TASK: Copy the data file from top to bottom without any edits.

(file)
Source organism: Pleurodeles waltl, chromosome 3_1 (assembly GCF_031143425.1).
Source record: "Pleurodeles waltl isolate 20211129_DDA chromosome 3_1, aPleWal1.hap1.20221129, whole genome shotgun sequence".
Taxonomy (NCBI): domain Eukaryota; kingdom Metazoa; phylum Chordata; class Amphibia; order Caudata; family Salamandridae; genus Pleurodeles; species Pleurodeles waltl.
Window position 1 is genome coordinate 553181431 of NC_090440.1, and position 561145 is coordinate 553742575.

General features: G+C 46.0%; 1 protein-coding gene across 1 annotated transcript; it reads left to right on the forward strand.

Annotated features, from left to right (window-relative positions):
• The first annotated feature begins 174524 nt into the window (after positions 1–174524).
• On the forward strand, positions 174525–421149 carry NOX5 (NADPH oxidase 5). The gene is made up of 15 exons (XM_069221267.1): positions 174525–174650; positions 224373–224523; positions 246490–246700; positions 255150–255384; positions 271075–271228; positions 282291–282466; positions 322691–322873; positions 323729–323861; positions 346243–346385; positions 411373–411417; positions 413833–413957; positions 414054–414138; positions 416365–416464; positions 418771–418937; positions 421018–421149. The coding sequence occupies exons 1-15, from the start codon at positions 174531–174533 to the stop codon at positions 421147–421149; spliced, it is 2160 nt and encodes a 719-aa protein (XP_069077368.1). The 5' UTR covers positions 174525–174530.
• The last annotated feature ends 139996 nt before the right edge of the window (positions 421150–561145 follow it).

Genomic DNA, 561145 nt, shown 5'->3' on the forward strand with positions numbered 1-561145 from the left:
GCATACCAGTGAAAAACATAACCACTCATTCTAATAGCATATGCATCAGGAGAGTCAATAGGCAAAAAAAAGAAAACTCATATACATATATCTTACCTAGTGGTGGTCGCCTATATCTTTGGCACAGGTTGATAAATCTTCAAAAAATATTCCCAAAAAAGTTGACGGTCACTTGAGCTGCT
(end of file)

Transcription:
Source organism: Pleurodeles waltl, chromosome 3_1 (assembly GCF_031143425.1).
Source record: "Pleurodeles waltl isolate 20211129_DDA chromosome 3_1, aPleWal1.hap1.20221129, whole genome shotgun sequence".
Taxonomy (NCBI): domain Eukaryota; kingdom Metazoa; phylum Chordata; class Amphibia; order Caudata; family Salamandridae; genus Pleurodeles; species Pleurodeles waltl.
Window position 1 is genome coordinate 553181431 of NC_090440.1, and position 561145 is coordinate 553742575.

General features: G+C 46.0%; 1 protein-coding gene across 1 annotated transcript; it reads left to right on the forward strand.

Annotated features, from left to right (window-relative positions):
• The first annotated feature begins 174524 nt into the window (after positions 1–174524).
• On the forward strand, positions 174525–421149 carry NOX5 (NADPH oxidase 5). The gene is made up of 15 exons (XM_069221267.1): positions 174525–174650; positions 224373–224523; positions 246490–246700; positions 255150–255384; positions 271075–271228; positions 282291–282466; positions 322691–322873; positions 323729–323861; positions 346243–346385; positions 411373–411417; positions 413833–413957; positions 414054–414138; positions 416365–416464; positions 418771–418937; positions 421018–421149. The coding sequence occupies exons 1-15, from the start codon at positions 174531–174533 to the stop codon at positions 421147–421149; spliced, it is 2160 nt and encodes a 719-aa protein (XP_069077368.1). The 5' UTR covers positions 174525–174530.
• The last annotated feature ends 139996 nt before the right edge of the window (positions 421150–561145 follow it).

Genomic DNA, 561145 nt, shown 5'->3' on the forward strand with positions numbered 1-561145 from the left:
GCATACCAGTGAAAAACATAACCACTCATTCTAATAGCATATGCATCAGGAGAGTCAATAGGCAAAAAAAAGAAAACTCATATACATATATCTTACCTAGTGGTGGTCGCCTATATCTTTGGCACAGGTTGATAAATCTTCAAAAAATATTCCCAAAAAAGTTGACGGTCACTTGAGCTGCT